*** DESCR: seq_obj: Seq_2 after Build_tree: object tree: 25814B62793A 65814162793A B5814562993A 27814A62193A 1B816162693A 5481A0629930 278134828934 A6A161020939 AA2159549930 677199885B3B 73A365715333 A39726B41850 funt: Static(A=05814B62793A,oct,B=A39726B41850,oct,ord=05814B62793A) ready: 1 *** *** seq_proc : Tkrow_2 Sequence object: recorded

In this sequence we reach at step 12 the schoenbergian Reverse of Series S. The notes are modified following the order given by the same Series S. Now we could be interessed by the series of intervals that is applied in this case. To acquire this knowledge, Csgrouper provides – on the ‘Series’ tab – an analytic function called Statana(). Putting our origin (05814B62793A) into fields A and ord and our target (A39726B41850) into field B and applying function Statana() we obtain the resulting series (261215A2265A) and a sequence of signs (++-+++—–+) that have to be applied to S in order to get R under the static intervals sequential method. You can verify that the first value (2) has to be added (+) to note index (A=10, i.e. the eleventh note in S = 3) in order to get (5) which is the eleventh note in R. To get there, (2) had first to change the value of each other note in S. This knowledge isn’t required to run Static() though, but the same sequence of values can then be devoted to another role somewhere else in a work for instance.

Now we can also have our origin modified permanently by each interval. Instead of falling back to the original value when a note has been modified, we keep the modified value. Then next time the interval changes this note, it is no more the value that was shown in the origin. This is a train of dynamic intervals, and it almost makes melodies sound like random sequences. However, the ultimate state of the series is completely determined too. Thus sequences of dynamic intervals are useful in music because from an original pattern they create complications leading to other defined musical patterns. The complication itself shows properties that the ear may perhaps sometimes apprehend or recognize, most of all when this form is used in several places in a piece. Again the internal parameters of Dynamic() can be known by feeding the same fields and appying Dynana() (checking the box ‘exp’ will further expand the results).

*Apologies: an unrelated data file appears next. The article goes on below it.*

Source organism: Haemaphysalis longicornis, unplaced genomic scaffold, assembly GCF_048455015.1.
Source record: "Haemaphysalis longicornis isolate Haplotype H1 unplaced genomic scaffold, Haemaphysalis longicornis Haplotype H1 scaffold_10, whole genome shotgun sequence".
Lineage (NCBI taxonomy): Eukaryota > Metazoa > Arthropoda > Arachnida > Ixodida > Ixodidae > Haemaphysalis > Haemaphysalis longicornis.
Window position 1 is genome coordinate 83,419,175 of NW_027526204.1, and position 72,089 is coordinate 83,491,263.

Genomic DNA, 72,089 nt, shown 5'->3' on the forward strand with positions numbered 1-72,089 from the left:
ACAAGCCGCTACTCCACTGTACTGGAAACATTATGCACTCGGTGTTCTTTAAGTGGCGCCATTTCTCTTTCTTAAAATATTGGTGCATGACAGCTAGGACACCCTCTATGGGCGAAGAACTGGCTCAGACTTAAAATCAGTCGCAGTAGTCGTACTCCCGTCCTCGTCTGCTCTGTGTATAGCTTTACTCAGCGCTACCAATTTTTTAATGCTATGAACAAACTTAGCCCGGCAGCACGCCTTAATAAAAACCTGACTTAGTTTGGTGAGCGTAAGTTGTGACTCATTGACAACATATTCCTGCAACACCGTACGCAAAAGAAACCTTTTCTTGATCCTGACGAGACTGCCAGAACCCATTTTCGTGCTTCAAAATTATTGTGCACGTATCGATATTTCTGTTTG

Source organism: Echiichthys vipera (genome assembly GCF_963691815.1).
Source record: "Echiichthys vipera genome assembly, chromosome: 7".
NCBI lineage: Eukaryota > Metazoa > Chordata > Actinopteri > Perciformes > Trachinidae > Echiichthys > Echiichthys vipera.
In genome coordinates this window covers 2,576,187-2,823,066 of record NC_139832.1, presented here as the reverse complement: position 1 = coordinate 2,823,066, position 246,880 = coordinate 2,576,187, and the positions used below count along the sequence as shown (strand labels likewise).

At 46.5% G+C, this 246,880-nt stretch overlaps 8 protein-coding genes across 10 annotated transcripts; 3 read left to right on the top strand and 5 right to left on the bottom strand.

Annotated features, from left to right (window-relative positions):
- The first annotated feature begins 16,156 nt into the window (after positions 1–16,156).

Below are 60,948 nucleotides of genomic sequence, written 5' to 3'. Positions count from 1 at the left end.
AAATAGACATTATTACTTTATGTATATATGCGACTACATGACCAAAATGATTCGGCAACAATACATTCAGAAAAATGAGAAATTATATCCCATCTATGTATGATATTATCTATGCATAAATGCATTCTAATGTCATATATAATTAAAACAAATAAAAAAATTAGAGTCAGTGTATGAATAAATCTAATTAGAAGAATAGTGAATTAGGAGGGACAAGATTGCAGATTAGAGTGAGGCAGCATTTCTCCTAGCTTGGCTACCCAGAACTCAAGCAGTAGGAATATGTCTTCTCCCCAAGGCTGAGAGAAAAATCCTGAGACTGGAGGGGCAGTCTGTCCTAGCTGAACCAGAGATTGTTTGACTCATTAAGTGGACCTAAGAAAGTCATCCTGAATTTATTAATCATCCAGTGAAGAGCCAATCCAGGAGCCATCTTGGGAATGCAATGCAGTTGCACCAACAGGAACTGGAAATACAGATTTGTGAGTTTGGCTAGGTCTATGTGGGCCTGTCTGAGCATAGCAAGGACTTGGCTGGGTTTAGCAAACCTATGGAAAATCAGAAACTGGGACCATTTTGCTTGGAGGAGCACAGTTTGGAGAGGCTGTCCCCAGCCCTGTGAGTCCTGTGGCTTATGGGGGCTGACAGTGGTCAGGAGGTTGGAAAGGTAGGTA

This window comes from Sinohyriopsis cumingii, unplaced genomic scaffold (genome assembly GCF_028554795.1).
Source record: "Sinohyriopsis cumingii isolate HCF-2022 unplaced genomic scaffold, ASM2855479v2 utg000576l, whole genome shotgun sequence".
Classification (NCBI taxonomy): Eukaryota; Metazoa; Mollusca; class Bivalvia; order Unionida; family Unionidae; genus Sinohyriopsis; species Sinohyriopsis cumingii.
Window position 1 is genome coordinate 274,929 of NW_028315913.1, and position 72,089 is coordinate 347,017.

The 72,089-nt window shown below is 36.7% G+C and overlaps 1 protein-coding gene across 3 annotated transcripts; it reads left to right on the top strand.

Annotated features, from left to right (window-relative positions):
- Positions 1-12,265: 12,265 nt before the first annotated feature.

Now we start from where we left off in Static(), i.e. R (A39726B41850) and we want to reach O (2935A618B470) according to order (A39726B41850):

*** DESCR: seq_obj: Seq_2 after Build_tree: object tree: A39726B41890 A39B26B41850 A39726B41030 A39526B818B0 A31126B41610 A39326321250 A37726BA1474 A339669018B0 A75126541A9A A39B06765216 A1B38ABA1038 2935A618B470 funt: Dynamic(A=A39726B41850,oct,B=2935A618B470,oct,ord=A39726B41850) ready: 1 *** *** seq_proc : Tkrow_2 Sequence object: recorded

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While mere ‘Transposition’ is easily replaced by setting the correct ‘tone’ value for a ‘Suite’ in the corresponding row (and could therefore be removed from the function menu if it wasn’t for the possibility of giving a negative interval value to the field ‘n’), ‘Trainsposition’ represents the first in a set of non permutational functions I wish to describe here. However there is a last semi-permutational function to describe before, because it makes the link between permutational and non permutational functions by giving to the latter ones a general action scheme.

The Train function is quite simple, provided you give it two Series, no matter whether they are made of distinct elements, and one Order Series, all three in the same base, it will yield a gradual replacement of the values of the first one by the values of the second one following the indexical order given as third series.

The Order Series (ord) must be made of distinct elements, and that feature is shared by all Train-like functions explained from now on.

Ex:

*** DESCR: seq_obj: Seq_1 after Build_tree: object tree: 102145 112145 111145 111145 111115 111111 funt: Train(A=302145,oct,B=111111,oct,ord=012345) [n=1] ready: 1 *** seq_proc : Tkrow_1 Sequence object: recorded

This last *example taken from the output in Csgrouper’s terminal after row validation*, shows well the process that will be shared by all non permutational functions. The original Series sees its first element replaced by the corresponding element in B, and so on till the whole Series is replaced (here the repetitions come from the fact that we have chosen a replacing Series made of one sole element) . Now if we had put 3 into field ‘n’ we’d have obtained:

object tree: 111145 111110

And this is a (small) bug since last sign should be one! But we see that the number of intermediary series made by the train is different. This feature will be further described below.

This function will take a Series (A) as first argument (a twelve-tone row in our example) and transpose each of its notes according to the values in a second Series (B) in the same base. This transposition will however not be done at once but note by note, so if the Series has twelve notes, it will then be repeated twelve times, each time showing a new differing note till reaching a totally different Series, possibly with non-distinct signs. This behaviour makes the ear gradually used to a different note pattern.